When it came time for his second album, he decided to make it a collaborative effort. He rounded up an assortment of hip-hop artists from the Valley of the Sun to form the Klick. Ranging in age from 9 to 30, the Klick consists of Latinos MC Magic, L'il Mischief (MC Magic's 9-year-old son), Zig Zag, Sly, Dos, and Bookie-Loc, an African-American who serves as the answer to the question, "What's wrong with this picture?"
Oh yeah, Dos is as in "two" in Spanish, not a computer operating system. You hardly ever hear of hip-hop guys naming themselves after computer hardware. Or software, for that matter.
I wanted to ask Dos if his royalty checks were made out to "Dos," and if so, what kind of ID did he have to produce to cash those
suckers. Didn't get the chance, though.
The result of this group project is Tha First Chapter, a mildly-entertaining album which screams for the adjective "derivative." Virtually every thread which has run through hip-hop and rap over the past decade is woven into this album.
Want some dirty language? We've got it. How 'bout a couple sappy ballads. Right here. Bumpin' bass lines? By the dozens. It's not bad, but there's absolutely nothing here we haven't heard before.
Perhaps that's an Arizona problem. It's like subdivision music. Everybody came here from someplace else, so Arizona music doesn't have an identity. The biggest Arizona artist ever, Linda Ronstadt, became a mega-star by singing remakes of Smokey Robinson and Buddy Holly tunes. The Gin Blossoms, out of Phoenix, sound like an updated version of the L.A. jingle-jangle bands of the '60s-- the Byrds, Buffalo Springfield and such.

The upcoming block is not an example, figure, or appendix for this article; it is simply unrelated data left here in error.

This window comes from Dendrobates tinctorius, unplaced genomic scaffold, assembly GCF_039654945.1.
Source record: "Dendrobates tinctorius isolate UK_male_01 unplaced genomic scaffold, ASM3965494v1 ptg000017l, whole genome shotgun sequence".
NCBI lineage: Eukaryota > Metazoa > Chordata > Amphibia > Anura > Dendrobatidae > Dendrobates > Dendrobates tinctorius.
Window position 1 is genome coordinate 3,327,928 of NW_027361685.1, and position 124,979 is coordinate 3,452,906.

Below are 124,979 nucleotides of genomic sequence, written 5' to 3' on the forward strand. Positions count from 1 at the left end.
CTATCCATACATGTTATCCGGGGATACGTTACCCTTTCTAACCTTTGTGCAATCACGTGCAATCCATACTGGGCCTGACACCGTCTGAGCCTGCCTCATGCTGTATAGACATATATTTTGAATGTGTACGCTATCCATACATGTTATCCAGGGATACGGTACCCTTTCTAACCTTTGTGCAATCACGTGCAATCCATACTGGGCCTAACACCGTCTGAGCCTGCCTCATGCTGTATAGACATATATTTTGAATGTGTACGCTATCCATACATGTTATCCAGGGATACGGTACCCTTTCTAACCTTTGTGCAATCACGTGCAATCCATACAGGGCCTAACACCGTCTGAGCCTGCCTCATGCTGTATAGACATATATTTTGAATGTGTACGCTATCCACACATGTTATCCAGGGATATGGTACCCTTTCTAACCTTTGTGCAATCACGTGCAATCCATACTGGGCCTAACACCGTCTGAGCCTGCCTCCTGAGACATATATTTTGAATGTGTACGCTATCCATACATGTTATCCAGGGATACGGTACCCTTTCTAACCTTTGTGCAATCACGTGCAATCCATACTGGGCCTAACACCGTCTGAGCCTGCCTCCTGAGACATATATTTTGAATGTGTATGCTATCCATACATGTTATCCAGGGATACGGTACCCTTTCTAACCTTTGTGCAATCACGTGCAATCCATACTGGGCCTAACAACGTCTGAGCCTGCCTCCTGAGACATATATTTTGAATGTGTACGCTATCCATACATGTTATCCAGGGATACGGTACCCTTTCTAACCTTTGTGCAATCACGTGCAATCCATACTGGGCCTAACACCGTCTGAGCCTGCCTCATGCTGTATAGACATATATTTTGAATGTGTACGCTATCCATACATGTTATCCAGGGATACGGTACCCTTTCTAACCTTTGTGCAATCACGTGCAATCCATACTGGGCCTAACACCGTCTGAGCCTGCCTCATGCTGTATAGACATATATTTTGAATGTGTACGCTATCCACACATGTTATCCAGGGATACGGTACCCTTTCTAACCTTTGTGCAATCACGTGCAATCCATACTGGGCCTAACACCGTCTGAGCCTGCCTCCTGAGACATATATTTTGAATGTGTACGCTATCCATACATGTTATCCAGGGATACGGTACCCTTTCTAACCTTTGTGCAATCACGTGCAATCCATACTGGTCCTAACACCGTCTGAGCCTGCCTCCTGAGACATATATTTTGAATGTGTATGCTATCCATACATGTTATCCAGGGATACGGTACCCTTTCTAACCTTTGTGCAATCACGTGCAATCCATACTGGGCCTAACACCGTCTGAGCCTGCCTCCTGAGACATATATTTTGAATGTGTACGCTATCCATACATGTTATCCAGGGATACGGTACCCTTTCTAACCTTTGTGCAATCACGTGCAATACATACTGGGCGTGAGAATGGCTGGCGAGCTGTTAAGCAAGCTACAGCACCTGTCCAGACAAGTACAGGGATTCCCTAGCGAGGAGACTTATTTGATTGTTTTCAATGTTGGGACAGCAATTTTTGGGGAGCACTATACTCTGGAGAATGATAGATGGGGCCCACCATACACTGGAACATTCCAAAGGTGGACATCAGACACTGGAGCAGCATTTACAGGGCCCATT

The real problem with being derivative, however, is that no matter how well you copy your influences, it loses a little something in the translation. It's like that third clone of Michael Keaton in Multiplicity. What do you mean I'm the only one who saw that movie? There were at least two other people in the theater that day.
Getting back to the problem, say you start with Led Zeppelin, a seminal electric blues band. They become huge, so other bands copy them. Then still other bands copy the copiers. After three or four generations of this, Led Zeppelin has become Def Leppard.